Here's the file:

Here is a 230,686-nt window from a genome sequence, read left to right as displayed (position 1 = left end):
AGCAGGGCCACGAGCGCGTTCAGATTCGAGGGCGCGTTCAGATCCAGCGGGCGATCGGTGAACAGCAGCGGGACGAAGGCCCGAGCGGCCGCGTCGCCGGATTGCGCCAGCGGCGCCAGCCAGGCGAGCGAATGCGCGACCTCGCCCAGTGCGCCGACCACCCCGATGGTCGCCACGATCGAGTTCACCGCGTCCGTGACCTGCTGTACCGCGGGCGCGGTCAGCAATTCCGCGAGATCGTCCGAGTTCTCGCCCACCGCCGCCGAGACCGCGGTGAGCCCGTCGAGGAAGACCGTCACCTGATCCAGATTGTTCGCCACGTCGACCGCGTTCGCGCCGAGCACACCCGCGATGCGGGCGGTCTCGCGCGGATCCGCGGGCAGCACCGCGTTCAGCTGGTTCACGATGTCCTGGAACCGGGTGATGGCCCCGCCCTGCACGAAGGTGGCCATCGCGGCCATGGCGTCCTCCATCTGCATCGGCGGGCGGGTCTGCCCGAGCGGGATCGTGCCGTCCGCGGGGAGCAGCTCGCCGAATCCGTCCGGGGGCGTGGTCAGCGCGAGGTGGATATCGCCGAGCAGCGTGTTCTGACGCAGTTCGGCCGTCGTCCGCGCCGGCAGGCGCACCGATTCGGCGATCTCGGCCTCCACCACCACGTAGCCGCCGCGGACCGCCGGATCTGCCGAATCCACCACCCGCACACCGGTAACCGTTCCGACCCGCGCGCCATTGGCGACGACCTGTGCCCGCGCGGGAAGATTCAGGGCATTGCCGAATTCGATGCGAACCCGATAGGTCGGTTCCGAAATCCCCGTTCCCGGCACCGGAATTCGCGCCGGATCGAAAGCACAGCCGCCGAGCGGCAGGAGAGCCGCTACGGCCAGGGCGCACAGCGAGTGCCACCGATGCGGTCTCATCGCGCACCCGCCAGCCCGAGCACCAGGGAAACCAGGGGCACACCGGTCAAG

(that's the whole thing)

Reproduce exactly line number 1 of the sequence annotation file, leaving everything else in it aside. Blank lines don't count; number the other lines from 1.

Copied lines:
Here is a 230,686-nt window from a genome sequence, read left to right as displayed (position 1 = left end):